Day 4 The Lock-Down—Bringing Hope to Confined Circumstances

Day 4 The Lock-Down—Bringing Hope to Confined Circumstances

John the baptiser was a solitary man. Being confined to a suburban neighbourhood was not for him. However, he didn’t start his life in the wilderness avoiding clothing outlets and looking for beehives for dinner. He was a miracle baby. The son of aged parents. His dad a priest. Brought up in the faith of the One true God amidst the holy practices of the temple. Everyone within earshot of his birth announcement, or the day he was named ‘John,’ would have known that Isaiah told of him 600 years earlier. The people-of-the-street rejoiced at his messianic message of hope, but the teachers of the law rejected John as ‘the Elijah to come.’

John had one job – Warn everyone to be ready for the coming kingdom of the Christ. He had one main sermon, ‘Repent, for the kingdom of heaven is at hand.’ I seriously doubt that you got too much chit-chat from John the baptiser when you went out into the water to be immersed. It was enough that you submitted to his ‘baptism of repentance.’ Evidence that you were sorry for your sins and a cry for spiritual purity in anticipation of Messiah. Everyone was subject to his call to baptism. Everyone, that is, who had a repentant heart. Today, John would have been mercilessly criticised for his reaction to his dissenters. Told, ‘judge not, lest ye be judged.’ Asked, ‘How dare you challenge these Biblical scholars?’ and ‘Who are you to slander their good names by calling them ‘snakes?’ Today, John would be expected to stand off to the side, in hand-wringing pose, mumbling apologetically that he needed to be more careful about offending his betters.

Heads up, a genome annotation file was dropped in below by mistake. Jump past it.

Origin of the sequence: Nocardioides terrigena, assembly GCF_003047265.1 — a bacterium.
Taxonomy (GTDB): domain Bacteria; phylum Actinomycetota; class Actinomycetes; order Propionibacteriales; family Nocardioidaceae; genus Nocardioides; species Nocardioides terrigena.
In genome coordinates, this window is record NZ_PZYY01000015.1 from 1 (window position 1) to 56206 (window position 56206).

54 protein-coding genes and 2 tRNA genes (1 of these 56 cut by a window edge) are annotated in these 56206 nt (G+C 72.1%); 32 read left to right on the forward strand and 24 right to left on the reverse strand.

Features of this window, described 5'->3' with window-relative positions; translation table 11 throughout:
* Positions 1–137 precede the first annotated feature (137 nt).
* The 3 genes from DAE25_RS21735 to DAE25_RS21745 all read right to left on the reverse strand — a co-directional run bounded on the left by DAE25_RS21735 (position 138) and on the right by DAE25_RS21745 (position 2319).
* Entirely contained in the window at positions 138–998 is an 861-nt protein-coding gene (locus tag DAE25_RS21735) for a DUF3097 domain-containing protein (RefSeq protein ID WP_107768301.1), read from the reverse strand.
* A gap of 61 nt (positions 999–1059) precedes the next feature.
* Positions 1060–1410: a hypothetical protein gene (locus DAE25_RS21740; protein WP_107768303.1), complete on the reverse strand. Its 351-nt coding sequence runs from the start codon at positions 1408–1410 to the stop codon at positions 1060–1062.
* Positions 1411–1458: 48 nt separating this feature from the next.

I assure you, that John wouldn’t have allowed the good name of his God to be demeaned by bowing to such foolishness. It was Herod Antipas who removed John from the wilderness to a jail in the middle of town. It was over John’s other sermon point, ‘Herod, it is unlawful for you to have your brother’s wife!’ This Herod was morally weak impetuous. His rash promises over a dance by the daughter of his ‘wife’ locked him into giving the girl what her mother asked for –‘The head of John the Baptist on a platter.’ A tragic end to the man who Jesus called ‘the greatest man ever born.’ But that is not John’s end. He lives among our ‘Great cloud of witnesses’: Amongst men who were “…sawn in two, they were tempted, they were put to death with the sword; they went about in sheepskins, in goatskins, being destitute, afflicted, ill-treated (men of whom the world was not worthy), wandering in deserts and mountains and caves and holes in the ground (Hebrews 11:37-38). Praise God for John, ‘The voice crying in the wilderness.” (


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